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Logos302

Switching from flexraid...

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Logos302

  Now that flexraid seems to be unsupported.  I'm searching for a replacement.  I'm currently running flexraid (t-raid, with flexraid build in drive pooling) on a windows box with 8 drives of different sizes some 3tb and 4tb drives and two parity drives.  I've looked at unraid, freenas and snapraid so far.  But I'm not really sure which would be best.  I originally went with flexraid because it supported windows and allowed reading of the drives individually if needed.  As well as you could add drives as needed (depending on how you set it up).   The drive pooling feature for simplicity of adding content to the drives.  Any advice, other suggestions would be welcomed.  

 

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Luke

Really, it's been abandoned?

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Jdiesel

I'm a big fan of unRaid for simplicity and the large catalog of dockers that just work

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TeamB

For drive pooling on windows I use StableBit Drive Pool https://stablebit.com/DrivePool

For bit rot detection and alerting I use their Drive Scanner https://stablebit.com/Scanner

 

I have been using these for years.

 

For drive failure I use Snapraid with the above pooled drives, this has saved me at least 3 times now over the years when a drive has failed.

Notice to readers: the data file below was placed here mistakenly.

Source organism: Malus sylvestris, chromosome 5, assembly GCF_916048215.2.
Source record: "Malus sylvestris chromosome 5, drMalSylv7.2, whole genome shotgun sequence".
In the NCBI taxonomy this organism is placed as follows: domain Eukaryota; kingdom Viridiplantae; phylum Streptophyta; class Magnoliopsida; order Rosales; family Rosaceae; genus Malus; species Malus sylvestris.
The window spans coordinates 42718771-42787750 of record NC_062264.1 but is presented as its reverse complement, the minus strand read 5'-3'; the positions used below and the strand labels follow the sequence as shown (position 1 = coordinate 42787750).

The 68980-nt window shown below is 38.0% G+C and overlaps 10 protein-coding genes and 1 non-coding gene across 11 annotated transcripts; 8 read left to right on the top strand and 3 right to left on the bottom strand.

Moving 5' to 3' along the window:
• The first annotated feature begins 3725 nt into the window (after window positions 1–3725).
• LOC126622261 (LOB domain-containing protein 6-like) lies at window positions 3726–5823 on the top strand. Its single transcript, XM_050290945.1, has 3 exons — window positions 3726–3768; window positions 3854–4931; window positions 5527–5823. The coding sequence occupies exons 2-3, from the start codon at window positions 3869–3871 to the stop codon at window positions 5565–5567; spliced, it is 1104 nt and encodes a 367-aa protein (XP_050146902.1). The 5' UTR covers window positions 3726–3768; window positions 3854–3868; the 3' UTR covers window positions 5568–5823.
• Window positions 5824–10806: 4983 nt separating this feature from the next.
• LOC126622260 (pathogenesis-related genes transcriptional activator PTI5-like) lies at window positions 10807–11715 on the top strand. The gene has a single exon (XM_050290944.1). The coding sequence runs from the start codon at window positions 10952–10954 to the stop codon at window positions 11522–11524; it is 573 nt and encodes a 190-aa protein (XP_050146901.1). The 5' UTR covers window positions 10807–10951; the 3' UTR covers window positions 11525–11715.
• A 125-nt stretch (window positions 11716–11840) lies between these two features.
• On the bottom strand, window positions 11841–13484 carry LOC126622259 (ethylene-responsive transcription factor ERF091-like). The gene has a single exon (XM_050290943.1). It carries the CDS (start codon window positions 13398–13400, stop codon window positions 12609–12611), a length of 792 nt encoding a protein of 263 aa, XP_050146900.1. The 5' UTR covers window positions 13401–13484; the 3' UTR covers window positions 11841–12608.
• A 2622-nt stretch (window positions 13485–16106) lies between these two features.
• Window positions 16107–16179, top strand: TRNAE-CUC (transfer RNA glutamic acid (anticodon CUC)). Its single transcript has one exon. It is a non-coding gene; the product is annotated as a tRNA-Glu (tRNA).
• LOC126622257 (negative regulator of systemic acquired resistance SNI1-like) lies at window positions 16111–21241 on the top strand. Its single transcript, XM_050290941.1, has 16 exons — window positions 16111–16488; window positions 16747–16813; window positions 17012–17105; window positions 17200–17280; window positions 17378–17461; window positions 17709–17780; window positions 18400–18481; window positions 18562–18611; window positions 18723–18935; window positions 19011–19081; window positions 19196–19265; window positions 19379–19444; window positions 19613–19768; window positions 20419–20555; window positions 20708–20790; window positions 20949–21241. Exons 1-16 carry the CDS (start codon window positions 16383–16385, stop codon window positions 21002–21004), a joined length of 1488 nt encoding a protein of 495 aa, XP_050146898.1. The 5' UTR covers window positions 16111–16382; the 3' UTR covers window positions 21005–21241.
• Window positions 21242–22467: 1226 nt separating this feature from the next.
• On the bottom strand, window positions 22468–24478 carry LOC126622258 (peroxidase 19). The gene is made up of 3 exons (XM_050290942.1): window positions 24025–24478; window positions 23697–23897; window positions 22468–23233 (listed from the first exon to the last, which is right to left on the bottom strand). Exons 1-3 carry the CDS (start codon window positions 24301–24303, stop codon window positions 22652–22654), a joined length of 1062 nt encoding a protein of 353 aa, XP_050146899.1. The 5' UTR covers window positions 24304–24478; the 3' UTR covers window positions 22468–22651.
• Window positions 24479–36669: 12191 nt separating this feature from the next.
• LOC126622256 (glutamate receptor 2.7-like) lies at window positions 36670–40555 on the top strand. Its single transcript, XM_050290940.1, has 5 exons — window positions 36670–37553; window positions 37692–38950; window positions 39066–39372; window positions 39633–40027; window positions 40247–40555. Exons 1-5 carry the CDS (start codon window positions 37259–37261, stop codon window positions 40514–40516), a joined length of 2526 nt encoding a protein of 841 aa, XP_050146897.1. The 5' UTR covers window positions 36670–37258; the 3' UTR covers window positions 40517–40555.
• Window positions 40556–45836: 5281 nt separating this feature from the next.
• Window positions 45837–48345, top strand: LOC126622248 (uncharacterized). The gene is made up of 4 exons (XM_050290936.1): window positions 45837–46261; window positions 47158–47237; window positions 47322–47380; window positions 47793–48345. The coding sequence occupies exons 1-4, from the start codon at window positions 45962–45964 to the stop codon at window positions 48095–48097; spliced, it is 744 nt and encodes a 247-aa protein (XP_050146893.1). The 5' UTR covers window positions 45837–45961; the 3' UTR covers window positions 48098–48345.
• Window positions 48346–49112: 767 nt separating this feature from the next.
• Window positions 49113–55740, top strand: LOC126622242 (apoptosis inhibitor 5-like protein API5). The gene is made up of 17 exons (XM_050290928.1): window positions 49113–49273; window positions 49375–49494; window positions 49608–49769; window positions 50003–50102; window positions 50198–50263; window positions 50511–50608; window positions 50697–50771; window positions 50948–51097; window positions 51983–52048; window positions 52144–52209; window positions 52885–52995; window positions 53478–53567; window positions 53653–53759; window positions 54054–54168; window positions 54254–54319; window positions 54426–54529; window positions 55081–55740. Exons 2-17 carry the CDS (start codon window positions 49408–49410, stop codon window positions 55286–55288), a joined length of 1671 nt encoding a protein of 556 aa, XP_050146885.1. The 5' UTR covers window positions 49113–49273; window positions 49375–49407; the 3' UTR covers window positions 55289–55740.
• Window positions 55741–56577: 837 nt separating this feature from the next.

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aspdend

I'm a big fan of unRaid for simplicity and the large catalog of dockers that just work

+1 from me on this - UnRaid user for years

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ebr

I'm a big fan of unRaid for simplicity and the large catalog of dockers that just work

 

I went from UnRaid to FlexRaid for much greater simplicity because Unraid uses (or at least used to use) a completely proprietary file format that was only readable by UnRaid.  Flexraid is just files that are easily accessible from any machine even without the pooling.

 

However, I recently just moved from FlexRaid to DrivePool and really love that simplicity.  Migrating was extremely easy (add drives to pool, move all Flexraid folders over to pool folders, done).  I never really was able to take advantage of the supposed protection FlexRaid was giving me so I just now duplicate (and store in the cloud) data I really care about.  My media I can rebuild if needed.

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aspdend

I went from UnRaid to FlexRaid for much greater simplicity because Unraid uses (or at least used to use) a completely proprietary file format that was only readable by UnRaid.  Flexraid is just files that are easily accessible from any machine even without the pooling.

 

However, I recently just moved from FlexRaid to DrivePool and really love that simplicity.  Migrating was extremely easy (add drives to pool, move all Flexraid folders over to pool folders, done).  I never really was able to take advantage of the supposed protection FlexRaid was giving me so I just now duplicate (and store in the cloud) data I really care about.  My media I can rebuild if needed.